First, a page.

[Work Them Records]
Organic, honest, classic — all words one would readily associate with Pittsburgh Track Authority. Ranking in at number two on LWE’s list of 2012’s defining acts, the trio of Tom Cox, Preslav Lefterov, and Adam Ratana left an indelible imprint on last year’s underground electronic consciousness. A release on Argot, two on their own Pittsburgh Tracks and an unofficial remix of Jennifer Hudson may not sound like all that much, but the quality proffered spoke volumes. With a tough sound, relevant and deeply entrenched in the American dance traditions of yesteryear, the Pittsburgh three-piece are perfectly poised to deepen their impression on the scene, especially when you consider the brawny intelligence that pervades their inaugural release of 2013 on Spencer Parker’s Work Them Records.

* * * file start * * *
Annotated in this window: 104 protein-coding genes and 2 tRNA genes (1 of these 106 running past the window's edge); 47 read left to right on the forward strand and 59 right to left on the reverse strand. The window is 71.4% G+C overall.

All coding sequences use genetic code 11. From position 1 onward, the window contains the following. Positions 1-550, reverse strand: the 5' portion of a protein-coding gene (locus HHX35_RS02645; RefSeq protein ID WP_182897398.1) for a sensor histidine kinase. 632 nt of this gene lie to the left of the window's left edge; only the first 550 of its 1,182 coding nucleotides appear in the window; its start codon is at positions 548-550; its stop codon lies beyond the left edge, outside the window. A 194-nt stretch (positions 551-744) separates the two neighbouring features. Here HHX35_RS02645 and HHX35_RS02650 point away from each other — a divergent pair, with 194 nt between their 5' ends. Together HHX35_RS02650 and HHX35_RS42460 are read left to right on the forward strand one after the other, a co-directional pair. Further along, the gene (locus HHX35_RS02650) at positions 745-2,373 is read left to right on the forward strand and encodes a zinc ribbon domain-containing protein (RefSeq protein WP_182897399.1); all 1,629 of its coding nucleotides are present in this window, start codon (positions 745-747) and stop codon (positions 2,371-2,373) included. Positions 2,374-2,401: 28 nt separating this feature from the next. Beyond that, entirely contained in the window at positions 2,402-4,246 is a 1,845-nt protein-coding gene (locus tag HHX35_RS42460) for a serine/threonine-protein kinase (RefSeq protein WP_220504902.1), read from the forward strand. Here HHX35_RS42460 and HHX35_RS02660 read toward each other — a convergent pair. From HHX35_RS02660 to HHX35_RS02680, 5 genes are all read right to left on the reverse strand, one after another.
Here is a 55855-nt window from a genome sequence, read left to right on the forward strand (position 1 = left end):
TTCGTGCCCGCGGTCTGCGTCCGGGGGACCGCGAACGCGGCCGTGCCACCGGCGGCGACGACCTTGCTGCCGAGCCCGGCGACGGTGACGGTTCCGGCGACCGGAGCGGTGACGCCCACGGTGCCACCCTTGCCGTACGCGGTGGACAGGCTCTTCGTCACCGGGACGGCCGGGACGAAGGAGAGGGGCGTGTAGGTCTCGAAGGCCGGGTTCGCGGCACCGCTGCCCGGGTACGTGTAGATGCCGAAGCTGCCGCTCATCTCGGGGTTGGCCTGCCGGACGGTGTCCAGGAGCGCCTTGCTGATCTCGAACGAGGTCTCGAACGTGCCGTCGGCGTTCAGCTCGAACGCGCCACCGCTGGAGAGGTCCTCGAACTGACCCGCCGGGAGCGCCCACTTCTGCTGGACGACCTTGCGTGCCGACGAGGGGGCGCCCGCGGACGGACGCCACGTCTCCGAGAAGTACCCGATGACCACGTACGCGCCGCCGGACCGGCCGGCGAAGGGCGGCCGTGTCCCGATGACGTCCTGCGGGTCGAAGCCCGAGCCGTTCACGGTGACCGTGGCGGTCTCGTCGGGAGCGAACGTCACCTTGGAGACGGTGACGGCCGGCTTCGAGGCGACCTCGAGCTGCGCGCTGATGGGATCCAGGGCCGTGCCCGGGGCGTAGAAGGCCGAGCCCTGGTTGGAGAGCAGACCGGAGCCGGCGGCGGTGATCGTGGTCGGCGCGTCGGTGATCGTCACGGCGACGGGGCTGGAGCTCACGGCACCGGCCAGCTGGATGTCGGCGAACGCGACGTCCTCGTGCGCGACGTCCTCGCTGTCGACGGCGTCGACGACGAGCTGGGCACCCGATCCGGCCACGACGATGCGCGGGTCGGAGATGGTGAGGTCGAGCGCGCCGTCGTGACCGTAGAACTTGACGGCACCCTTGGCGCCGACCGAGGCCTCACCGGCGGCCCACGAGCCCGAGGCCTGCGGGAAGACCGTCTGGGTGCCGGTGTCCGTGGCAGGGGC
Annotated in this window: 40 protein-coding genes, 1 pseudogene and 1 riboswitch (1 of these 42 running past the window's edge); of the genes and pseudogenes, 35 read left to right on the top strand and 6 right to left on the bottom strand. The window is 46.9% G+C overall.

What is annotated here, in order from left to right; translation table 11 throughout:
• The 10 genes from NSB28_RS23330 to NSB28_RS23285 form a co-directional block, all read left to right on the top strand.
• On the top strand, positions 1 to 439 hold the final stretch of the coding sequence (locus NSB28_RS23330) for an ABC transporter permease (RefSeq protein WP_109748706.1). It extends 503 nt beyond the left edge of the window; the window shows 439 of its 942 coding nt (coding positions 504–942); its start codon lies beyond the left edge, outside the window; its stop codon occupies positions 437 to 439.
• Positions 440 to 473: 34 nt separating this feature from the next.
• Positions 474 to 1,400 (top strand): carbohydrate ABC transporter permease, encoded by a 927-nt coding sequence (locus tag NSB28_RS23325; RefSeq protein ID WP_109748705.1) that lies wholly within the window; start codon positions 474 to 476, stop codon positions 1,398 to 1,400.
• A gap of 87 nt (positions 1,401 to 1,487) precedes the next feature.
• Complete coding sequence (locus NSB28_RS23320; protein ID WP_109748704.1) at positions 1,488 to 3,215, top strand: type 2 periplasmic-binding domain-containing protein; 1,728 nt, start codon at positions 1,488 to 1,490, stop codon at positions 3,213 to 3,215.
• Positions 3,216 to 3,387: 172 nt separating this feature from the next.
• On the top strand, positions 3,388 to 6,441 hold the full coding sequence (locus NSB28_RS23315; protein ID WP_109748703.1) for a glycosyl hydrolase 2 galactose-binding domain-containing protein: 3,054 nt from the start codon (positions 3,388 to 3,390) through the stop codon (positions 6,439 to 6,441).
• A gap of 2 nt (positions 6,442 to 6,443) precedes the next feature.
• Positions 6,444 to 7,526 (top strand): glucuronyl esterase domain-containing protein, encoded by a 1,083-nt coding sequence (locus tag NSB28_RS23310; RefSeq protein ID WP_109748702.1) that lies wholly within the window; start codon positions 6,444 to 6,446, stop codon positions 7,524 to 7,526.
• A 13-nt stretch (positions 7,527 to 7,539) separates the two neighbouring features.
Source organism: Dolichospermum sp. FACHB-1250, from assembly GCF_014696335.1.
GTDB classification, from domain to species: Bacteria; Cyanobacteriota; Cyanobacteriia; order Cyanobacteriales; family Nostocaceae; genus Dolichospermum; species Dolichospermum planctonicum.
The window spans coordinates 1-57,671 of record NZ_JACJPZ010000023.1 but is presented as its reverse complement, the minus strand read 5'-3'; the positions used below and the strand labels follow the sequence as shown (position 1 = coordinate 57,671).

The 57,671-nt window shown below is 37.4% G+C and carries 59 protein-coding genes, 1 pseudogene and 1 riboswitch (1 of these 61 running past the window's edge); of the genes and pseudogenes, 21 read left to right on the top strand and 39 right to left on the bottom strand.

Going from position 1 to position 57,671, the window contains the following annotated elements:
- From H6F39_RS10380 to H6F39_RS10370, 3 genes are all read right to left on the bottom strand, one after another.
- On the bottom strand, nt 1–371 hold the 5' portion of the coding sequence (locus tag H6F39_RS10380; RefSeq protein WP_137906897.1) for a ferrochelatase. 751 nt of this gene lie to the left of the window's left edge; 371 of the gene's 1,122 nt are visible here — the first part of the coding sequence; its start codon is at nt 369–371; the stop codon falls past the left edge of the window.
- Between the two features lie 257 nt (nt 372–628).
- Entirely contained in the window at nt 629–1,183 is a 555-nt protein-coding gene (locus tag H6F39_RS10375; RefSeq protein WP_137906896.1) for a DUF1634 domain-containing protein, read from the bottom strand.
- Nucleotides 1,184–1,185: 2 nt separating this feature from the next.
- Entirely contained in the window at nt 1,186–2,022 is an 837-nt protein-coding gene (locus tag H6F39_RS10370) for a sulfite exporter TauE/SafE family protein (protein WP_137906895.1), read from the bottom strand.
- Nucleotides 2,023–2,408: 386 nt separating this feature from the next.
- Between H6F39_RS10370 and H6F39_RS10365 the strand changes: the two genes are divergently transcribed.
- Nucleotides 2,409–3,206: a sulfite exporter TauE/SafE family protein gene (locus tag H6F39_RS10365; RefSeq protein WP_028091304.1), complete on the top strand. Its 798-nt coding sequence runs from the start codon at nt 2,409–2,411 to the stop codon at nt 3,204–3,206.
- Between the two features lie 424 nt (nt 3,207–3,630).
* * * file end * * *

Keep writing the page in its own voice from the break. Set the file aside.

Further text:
The trio’s urban influences (they met through a mutual love of drum and bass) are on display in “It’s Time,” whose choppy, bass-driven antics smack of early, dark British 2-step garage. Cocky 303s meet darting, techy swathes, all held together by the classic cocktail of swooping bass lunges and affected vocal snippets. The result is impressively coherent, and given their previous output, slightly unexpected. “Missile 1″ sees us on more familiar territory as a taut, rippling synth line instantly grabs the listener by the lapels, inducting him or her into a microcosm of techno times gone by. Capturing that warm, lustrous Detroit soul, myriad synths, snares, and stabs all dance about each other in charismatic unison. In the build up to the EP, “The Standard” has proven the most lionized of the four tracks, with hoards of revelers inquiring as to its identity at recent gigs. And rightly so, as a wonderfully uncomplicated, almost jazzy synth line prances around playfully across a bed of thumping kicks and rhythmic wooden knocks. Like last year’s “Untitled,” it’s a record that will liven up any set with its inherent, universal appeal. Despite fears that anything would subsequently pale in comparison, title cut, “Strenf,” doesn’t try and be too clever, simply marrying classic Motor City synths with a hefty bass line, all wrapped with a metallic intensity. Rarely do we come across such a mature, candid approach to track arrangement and sound design as seen on this EP. But then again, as Preslav made clear in their in-depth interview with LWE last summer, Pittsburgh Track Authority aren’t “interested in making music that people just use once or twice and never listen to again.”